I have the privilege of speaking on behalf of Denmark, France and Norway.
Let me start by expressing sincere appreciation for the brilliant work done by Michelle Bachelet in starting up and building UN Women.
Denmark, France and Norway have been strong supporters of UN Women from the start. We would like to use this opportunity to reiterate our commitment to the organization, politically and financially.
This year we would particularly like to commend UN Women’s efforts to promote women’s political participation and leadership. 2013 marks the 100th anniversary for women’s right to vote in Norway. In all our countries, women’s participation in decision making continues to have a tremendous impact on the development of our societies and economies.
Let me congratulate UN Women on the progress report on the Strategic Plan 2011-2013. The report clearly indicates that the implementation rates have improved and there seems to be a good balance between the prioritized thematic areas.
We would like to commend UN Women for reporting on concrete results at country level, and would like to see more of this. It proves how normative work is linked to UN Women’s operational activities – which at the end of the day help to make a difference for women and men on the ground.
UN Women has, indeed, played a very active and constructive role at the normative level and has contributed substantially to the inclusion of the gender equality perspectives in important UN processes. We would particularly like to underscore the conducive role UN Women played in reaching the agreed conclusions at the Commission on the Status of Women in March this year. There is no doubt that the international community needs UN Women. We would like to see UN Women further strengthening its focus on the normative and coordinating role, as this is UN Women’s unique mandate.
Mr. President, let me then turn to some points where we see some room for further improvement.
With regard to results, the progress report states that 23 targets of a total of 29 have been reached, which is quite impressive. We do however note that a number of the outcome indicators are process oriented and related to the development of policies and plans rather than the implementation of them. We would therefore encourage UN Women to make even further efforts to substantiate how activities, outputs and outcomes contribute to the achievement of impact and real changes for men and women in future reporting.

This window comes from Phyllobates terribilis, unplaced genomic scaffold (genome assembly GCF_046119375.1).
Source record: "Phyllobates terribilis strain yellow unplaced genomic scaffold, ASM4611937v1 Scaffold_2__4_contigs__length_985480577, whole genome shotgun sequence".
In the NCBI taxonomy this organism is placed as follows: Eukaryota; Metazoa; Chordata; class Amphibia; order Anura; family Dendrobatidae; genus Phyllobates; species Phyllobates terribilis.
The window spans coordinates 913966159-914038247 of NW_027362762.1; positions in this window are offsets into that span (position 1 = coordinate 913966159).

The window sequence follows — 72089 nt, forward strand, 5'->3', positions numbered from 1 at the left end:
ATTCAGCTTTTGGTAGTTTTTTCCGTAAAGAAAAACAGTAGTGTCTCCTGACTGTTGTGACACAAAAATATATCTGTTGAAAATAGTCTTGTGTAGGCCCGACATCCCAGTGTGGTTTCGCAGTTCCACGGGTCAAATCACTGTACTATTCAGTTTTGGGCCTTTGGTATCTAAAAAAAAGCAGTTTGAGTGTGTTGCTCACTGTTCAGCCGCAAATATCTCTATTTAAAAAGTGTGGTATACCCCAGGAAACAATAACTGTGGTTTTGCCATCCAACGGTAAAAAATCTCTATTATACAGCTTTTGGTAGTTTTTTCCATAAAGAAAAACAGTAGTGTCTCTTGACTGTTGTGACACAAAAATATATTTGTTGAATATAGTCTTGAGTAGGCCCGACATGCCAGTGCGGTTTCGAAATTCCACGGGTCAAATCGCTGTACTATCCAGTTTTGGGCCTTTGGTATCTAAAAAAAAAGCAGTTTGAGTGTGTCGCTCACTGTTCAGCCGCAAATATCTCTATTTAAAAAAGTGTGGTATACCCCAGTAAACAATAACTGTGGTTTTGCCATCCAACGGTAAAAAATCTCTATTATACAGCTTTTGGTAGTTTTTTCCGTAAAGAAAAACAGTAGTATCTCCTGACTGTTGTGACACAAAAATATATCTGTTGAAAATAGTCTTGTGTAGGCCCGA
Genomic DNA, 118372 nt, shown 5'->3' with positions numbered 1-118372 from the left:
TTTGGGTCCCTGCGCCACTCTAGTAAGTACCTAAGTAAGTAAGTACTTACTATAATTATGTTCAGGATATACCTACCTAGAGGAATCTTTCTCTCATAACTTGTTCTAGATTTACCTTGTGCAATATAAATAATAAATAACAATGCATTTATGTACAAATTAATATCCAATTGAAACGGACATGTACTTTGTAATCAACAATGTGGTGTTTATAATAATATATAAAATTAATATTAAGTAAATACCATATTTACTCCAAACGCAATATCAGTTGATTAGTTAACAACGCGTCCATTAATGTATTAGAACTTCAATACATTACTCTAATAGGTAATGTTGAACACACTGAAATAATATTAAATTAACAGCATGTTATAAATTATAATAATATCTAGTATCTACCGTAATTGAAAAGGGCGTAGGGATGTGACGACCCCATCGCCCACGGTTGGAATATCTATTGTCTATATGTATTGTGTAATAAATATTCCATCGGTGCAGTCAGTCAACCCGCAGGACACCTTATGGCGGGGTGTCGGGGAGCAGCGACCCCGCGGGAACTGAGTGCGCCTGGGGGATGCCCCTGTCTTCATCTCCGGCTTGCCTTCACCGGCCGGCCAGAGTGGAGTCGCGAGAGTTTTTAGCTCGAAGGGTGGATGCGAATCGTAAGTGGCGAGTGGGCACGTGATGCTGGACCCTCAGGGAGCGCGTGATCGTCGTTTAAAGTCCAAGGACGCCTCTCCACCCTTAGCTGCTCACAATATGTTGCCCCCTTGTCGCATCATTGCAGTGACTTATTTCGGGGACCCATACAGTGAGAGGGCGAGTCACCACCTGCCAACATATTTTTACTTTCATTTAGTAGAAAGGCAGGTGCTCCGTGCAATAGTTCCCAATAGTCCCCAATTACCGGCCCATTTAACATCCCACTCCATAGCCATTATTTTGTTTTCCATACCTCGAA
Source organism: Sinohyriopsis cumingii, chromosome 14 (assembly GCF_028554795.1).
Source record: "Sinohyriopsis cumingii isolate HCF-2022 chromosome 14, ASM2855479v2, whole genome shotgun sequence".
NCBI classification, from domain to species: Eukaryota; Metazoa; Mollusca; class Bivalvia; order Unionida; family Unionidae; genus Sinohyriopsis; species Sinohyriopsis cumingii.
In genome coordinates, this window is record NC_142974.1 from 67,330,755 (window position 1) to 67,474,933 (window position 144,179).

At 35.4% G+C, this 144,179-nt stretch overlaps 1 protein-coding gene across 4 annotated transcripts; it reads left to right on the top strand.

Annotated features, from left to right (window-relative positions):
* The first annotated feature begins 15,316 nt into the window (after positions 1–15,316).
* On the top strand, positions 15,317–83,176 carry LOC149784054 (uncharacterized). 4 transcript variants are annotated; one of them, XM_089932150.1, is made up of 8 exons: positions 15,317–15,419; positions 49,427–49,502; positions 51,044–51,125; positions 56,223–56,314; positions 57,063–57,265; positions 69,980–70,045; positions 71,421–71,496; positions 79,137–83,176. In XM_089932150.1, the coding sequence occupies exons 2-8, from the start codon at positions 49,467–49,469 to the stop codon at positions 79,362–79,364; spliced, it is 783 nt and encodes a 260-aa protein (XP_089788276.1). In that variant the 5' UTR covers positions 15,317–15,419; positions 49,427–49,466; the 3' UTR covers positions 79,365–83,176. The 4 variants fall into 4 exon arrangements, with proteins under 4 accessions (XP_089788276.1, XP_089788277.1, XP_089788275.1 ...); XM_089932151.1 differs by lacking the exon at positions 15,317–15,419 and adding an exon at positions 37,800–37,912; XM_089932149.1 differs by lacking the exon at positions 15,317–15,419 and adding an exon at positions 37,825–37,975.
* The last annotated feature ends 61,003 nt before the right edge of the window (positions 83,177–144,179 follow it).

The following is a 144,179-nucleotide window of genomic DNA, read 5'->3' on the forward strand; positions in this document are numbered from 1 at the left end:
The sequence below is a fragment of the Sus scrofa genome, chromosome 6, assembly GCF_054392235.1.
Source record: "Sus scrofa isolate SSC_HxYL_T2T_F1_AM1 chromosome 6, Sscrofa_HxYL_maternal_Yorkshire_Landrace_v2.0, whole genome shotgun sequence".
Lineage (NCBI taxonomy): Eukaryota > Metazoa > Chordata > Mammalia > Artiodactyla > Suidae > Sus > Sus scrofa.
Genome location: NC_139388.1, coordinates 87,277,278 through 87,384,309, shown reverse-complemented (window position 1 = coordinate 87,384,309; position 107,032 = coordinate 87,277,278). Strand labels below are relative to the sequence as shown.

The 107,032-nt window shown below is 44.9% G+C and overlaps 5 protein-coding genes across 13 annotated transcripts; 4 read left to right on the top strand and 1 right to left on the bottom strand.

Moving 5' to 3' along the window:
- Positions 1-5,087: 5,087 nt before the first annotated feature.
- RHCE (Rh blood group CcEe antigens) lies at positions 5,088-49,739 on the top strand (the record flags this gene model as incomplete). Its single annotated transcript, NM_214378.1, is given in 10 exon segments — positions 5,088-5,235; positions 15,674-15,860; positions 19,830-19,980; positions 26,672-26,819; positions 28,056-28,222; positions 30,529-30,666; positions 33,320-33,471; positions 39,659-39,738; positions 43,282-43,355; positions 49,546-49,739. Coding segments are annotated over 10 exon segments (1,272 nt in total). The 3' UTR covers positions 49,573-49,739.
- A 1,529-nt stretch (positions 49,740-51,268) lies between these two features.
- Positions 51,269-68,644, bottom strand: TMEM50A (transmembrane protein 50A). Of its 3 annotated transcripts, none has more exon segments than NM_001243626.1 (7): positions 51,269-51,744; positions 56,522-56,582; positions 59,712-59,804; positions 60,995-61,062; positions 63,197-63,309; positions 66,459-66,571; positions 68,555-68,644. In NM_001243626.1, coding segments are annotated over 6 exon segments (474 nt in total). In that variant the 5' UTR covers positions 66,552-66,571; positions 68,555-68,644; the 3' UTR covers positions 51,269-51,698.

We would also appreciate more information on UN Women’s cooperation with organizations with overlapping mandates, both within as well as outside the UN family, as this will demonstrate the added value of UN Women’s involvement in various areas.
We do note that the choice of indicators reported on in 2011 are not all the same as those reported on in 2012. This makes it difficult to compare development and progress over time. We would therefore encourage UN Women to be consistent and coherent in reporting on the results framework in future.
We would also encourage UN Women to elaborate more in detail on the areas where the organization is not meeting targets and how UN Women addresses these challenges.
UN Women’s resource base has been broadened since 2010. Now 13 donors, against 6 in 2010, provide approximately 80 per cent of the core contributions. However, the global financial crises will likely continue to impact the resource situation of the organization. UN Women will, therefore, have to be even clearer in setting its priorities in the revised Strategic Plan. We also call upon all member states to step up their support. It is up to us, the member states, to enable UN Women to fulfill the mandate we have given the organization.
Further to the Strategic Plan, we commend UN Women’s leadership in the follow up of the Quadrennial Comprehensive Policy Review (the QCPR) and the roll out of the SWAP.
We welcome the revised plan’s rights based approach. We would like to see more concrete information on how UN Women intends to work for girls and women who face discrimination on multiple grounds, such as disabilities, ethnicity and or sexual orientation. Promoting girls’ and women’s sexual and reproductive health and rights is equally important. Also, we would like to see increased commitment to involve boys and men and youth for gender equality.
The revised strategic plan underlines UN Women’s unique role and mandate in the UN family. Your success is key to achieve sustainable peace and development and human rights for all.